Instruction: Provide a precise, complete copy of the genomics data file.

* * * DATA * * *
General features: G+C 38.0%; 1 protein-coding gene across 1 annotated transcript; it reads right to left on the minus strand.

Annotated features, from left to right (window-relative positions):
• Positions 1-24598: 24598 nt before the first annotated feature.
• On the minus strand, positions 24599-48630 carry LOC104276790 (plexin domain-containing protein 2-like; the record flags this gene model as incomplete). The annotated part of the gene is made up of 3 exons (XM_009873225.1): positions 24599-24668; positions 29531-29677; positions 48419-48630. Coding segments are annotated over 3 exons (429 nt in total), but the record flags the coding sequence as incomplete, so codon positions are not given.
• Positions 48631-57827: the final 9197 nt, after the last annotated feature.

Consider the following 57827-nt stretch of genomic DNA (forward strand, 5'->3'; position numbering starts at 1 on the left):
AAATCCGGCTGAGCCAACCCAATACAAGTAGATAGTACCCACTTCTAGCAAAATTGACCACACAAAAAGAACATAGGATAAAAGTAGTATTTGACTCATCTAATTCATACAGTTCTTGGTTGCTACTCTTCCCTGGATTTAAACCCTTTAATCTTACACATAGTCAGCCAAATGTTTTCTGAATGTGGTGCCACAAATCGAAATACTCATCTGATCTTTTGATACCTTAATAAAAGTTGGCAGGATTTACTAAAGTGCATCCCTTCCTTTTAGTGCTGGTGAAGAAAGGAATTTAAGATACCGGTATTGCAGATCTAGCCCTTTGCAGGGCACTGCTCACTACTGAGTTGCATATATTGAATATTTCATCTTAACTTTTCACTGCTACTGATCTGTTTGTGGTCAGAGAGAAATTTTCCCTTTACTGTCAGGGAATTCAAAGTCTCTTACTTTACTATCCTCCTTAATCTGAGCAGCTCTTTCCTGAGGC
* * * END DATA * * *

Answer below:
General features: G+C 38.0%; 1 protein-coding gene across 1 annotated transcript; it reads right to left on the minus strand.

Annotated features, from left to right (window-relative positions):
• Positions 1-24598: 24598 nt before the first annotated feature.
• On the minus strand, positions 24599-48630 carry LOC104276790 (plexin domain-containing protein 2-like; the record flags this gene model as incomplete). The annotated part of the gene is made up of 3 exons (XM_009873225.1): positions 24599-24668; positions 29531-29677; positions 48419-48630. Coding segments are annotated over 3 exons (429 nt in total), but the record flags the coding sequence as incomplete, so codon positions are not given.
• Positions 48631-57827: the final 9197 nt, after the last annotated feature.

Consider the following 57827-nt stretch of genomic DNA (forward strand, 5'->3'; position numbering starts at 1 on the left):
AAATCCGGCTGAGCCAACCCAATACAAGTAGATAGTACCCACTTCTAGCAAAATTGACCACACAAAAAGAACATAGGATAAAAGTAGTATTTGACTCATCTAATTCATACAGTTCTTGGTTGCTACTCTTCCCTGGATTTAAACCCTTTAATCTTACACATAGTCAGCCAAATGTTTTCTGAATGTGGTGCCACAAATCGAAATACTCATCTGATCTTTTGATACCTTAATAAAAGTTGGCAGGATTTACTAAAGTGCATCCCTTCCTTTTAGTGCTGGTGAAGAAAGGAATTTAAGATACCGGTATTGCAGATCTAGCCCTTTGCAGGGCACTGCTCACTACTGAGTTGCATATATTGAATATTTCATCTTAACTTTTCACTGCTACTGATCTGTTTGTGGTCAGAGAGAAATTTTCCCTTTACTGTCAGGGAATTCAAAGTCTCTTACTTTACTATCCTCCTTAATCTGAGCAGCTCTTTCCTGAGGC